The Nomads takes you on a gastronomic journey across Central Asia

the nomads nan and cocktail


The Nomads takes you on a winding, contemporary gastronomic exploration of the cuisines of Central Asia that will make you want to travel the world for food.

Caveat: we know little of Central Asia. All we know is that it includes part of the Middle East, Russia and its former Soviet republics, and stretches all the way to the western reaches of China. We certainly almost nothing about the cuisines of the historically nomadic people encompassed within that vast, inland region. And we’d daresay most Singaporeans are similarly unfamiliar.

But perhaps that’s the very reason why founders Shawn Kishore and Olzhas Zhiyenkulov set up newly-opened contemporary Central Asian restaurant The Nomads. Tucked within tiki bar Bee’s Island Drinkery, the cosy 30-seater – 20 in the main dining area and another 10 in a hidden private VIP space – offers a modern gastronomic trail through the ancient Silk Road.

“We wanted to showcase the region’s rich array of delicacies in a unique way. Everything from the ingredients used, cooking techniques, ambience, down to the last vessel that my team and I personally moulded and hand-painted, (aims to create) an unforgettable experience,” shares Kishore, whose Five Ten Holdings operates Bee’s Island Drinkery and casual Taiwanese eatery Salted Plum. Kishore and Executive Chef Dannel Krishnan recently traveled through Central Asia with Kazakhstan native Zhiyenkulov, and the dishes offered at The Nomads are inspired by their own gastronomic journey.

the nomads odyssey of fire

“Aside from paying homage to traditional dishes and ingredients found along the Silk Road, the menu also represents our sojourn in Kazakhstan, where we were fortunate enough to have tasted some incredible food and experienced wonderful hospitality,” explains Chef Dannel.

The Nomads offers three different omakase tasting menus – A Trail Ablaze ($98++) and The Odyssey of Fire ($148++) offers 11 and 17 different courses respectively, while the Nirvana ($188++) numbers a mind-numbing 22 courses.

We’re pretty sure the food isn’t wholly authentic – it’s certainly elevated – but we’re assured that the flavours will still be familiar to those from the region. For example one of the canapes here is inspired by the meat pastry that is the samsa, which can be found in Kazakhstan, Uzbekistan and even Xinjiang in China. Likewise the Turkic beshbarmak – a national dish commonly served to honoured guests – here is a modern version featuring wagyu cheek in a spiced broth, with potato sheets instead of the usual noodles.

the nomads plov

Then there’s the plov, the version here done in the Samarkand style even if the rice used is carnaroli and comes chockful with wagyu striploin, bone marrow, heirloom carrots and raisins. It’s very rich – cooked as it is in beef fat –  but the flavours are undeniably bold and expressive. Much lighter is the laghman; the classic Uyghur noodle dish eschews the usual handpulled flour noodles for strips of squid instead.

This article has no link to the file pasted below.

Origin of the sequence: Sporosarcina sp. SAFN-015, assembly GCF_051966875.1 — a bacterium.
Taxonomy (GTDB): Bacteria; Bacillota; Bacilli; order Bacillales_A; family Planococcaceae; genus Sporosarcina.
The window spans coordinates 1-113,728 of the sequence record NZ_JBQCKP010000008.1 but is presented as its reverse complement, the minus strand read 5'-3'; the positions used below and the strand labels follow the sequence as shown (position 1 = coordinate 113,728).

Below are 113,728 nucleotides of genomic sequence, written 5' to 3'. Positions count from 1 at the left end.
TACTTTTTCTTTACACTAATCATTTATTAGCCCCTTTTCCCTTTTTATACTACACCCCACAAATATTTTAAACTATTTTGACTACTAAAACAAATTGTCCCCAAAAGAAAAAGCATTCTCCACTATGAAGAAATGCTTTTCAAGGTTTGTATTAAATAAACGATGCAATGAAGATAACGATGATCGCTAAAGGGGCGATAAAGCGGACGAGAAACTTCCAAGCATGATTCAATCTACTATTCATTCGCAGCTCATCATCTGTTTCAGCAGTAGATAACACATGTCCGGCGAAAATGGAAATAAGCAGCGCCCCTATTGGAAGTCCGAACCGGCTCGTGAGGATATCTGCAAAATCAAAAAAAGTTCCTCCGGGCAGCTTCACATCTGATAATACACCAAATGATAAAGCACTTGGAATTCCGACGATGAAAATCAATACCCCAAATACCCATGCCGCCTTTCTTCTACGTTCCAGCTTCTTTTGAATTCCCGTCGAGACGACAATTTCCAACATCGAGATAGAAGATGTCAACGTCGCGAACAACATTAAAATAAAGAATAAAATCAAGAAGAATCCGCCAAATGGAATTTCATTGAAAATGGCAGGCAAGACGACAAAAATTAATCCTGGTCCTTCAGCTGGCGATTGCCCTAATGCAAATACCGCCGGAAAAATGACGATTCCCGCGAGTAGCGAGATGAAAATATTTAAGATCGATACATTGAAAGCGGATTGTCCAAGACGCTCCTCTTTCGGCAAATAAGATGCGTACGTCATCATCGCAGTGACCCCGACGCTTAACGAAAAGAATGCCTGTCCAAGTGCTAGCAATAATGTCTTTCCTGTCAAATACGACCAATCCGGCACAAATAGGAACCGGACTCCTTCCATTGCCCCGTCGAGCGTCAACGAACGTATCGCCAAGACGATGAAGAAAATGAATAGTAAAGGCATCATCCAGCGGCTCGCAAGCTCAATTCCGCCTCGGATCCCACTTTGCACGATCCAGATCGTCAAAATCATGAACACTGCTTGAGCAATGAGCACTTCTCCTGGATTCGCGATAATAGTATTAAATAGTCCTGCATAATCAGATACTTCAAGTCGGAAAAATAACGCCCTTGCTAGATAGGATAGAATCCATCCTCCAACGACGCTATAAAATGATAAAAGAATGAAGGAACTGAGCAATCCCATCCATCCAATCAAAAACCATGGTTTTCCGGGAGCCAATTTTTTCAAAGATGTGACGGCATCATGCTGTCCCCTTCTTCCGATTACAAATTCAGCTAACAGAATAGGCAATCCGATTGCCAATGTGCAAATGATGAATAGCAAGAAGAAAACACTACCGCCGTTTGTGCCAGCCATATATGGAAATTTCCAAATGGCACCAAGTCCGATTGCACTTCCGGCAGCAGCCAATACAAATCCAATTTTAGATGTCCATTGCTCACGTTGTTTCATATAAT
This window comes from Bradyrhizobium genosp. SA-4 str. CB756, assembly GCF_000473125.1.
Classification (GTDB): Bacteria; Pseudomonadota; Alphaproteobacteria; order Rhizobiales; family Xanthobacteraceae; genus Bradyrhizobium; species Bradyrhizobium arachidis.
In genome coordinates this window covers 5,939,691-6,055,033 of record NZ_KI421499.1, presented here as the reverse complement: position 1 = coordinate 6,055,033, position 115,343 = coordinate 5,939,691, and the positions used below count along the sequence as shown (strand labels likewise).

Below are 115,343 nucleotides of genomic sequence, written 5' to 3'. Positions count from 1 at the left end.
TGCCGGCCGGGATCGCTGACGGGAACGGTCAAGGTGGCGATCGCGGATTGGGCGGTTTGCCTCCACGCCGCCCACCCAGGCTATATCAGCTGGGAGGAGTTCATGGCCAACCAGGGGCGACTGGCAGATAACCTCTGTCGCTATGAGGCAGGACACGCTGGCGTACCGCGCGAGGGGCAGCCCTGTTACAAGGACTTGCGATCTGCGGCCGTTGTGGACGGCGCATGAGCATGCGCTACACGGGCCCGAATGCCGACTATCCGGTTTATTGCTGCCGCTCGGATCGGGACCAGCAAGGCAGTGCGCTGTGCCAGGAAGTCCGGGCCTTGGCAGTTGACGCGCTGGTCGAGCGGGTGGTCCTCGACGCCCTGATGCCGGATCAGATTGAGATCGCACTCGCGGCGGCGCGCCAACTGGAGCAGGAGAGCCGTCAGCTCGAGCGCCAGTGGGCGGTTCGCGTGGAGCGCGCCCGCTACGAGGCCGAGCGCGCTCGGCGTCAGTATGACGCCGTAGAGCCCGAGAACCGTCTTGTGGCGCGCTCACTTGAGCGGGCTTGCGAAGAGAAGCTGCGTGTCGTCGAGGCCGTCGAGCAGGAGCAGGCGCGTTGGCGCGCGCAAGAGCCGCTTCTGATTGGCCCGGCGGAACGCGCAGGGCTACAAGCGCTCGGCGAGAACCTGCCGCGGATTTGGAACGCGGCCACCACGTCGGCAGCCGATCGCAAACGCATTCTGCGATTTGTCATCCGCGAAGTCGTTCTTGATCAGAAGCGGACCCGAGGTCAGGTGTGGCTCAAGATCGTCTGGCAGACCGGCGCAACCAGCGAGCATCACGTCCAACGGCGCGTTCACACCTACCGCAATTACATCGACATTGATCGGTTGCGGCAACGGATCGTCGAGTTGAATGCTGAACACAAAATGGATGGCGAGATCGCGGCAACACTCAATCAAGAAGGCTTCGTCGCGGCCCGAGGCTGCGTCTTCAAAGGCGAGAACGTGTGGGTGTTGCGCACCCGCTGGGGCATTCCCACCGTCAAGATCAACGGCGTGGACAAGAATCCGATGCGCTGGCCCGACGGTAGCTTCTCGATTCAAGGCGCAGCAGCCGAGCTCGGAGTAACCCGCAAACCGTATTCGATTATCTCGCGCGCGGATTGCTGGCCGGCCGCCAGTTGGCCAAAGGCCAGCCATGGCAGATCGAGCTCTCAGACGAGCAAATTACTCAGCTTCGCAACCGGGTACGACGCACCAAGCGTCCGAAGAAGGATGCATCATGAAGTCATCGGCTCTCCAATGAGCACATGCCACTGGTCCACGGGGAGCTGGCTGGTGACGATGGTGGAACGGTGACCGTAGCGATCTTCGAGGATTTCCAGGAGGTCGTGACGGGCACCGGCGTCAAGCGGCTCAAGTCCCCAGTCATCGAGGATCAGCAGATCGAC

But we’re most impressed with the Hungarian sturgeon, the lightly grilled slabs of fish brushed with a soy butter emulsion and dill oil, and topped with crunchy grains. It’s a perfect combination of flavour and texture, and a plate that would astonish even at the best fine-dining establishments.

Be sure to save some of the Kazakh-style bread – and the accompanying butter – to mop up the juices, sauces and gravies that come with the various courses.

the nomads hungarian sturgeon

There’s a beverage pairing menu – comprising of a couple glasses of wine and some cocktails – but we don’t quite think it’s necessary for a complete experience. Stump up for a bottle of Chateau Musar White ($140++) instead; the robust white from the Lebanese producer hold ups very well to the plethora of flavours across the tasting menu.

As we alluded to earlier having never travelled to Central Asia we have no idea what the cuisines there are really like. But strip aside provenance and inspiration, and you’ll still find these elevated versions of traditional, homely Central Asian dishes at The Nomads sheer culinary artistry.

And it does make you think about wanting to go on a food pilgrimage to that part of the world that may never have been on your bucket list. In that sense, Kishore and Zhiyenkulov have achieved their purpose.


The Nomads

Address 70 Telok Ayer St, Singapore 048458 (Google Maps link)
Opening Hours 11.30am to 4pm and 6pm to 11pm on Mondays and Tuesdays; 6pm to 12am on Wednesdays to Saturdays; closed on Sundays
Tel (65) 6977 7057
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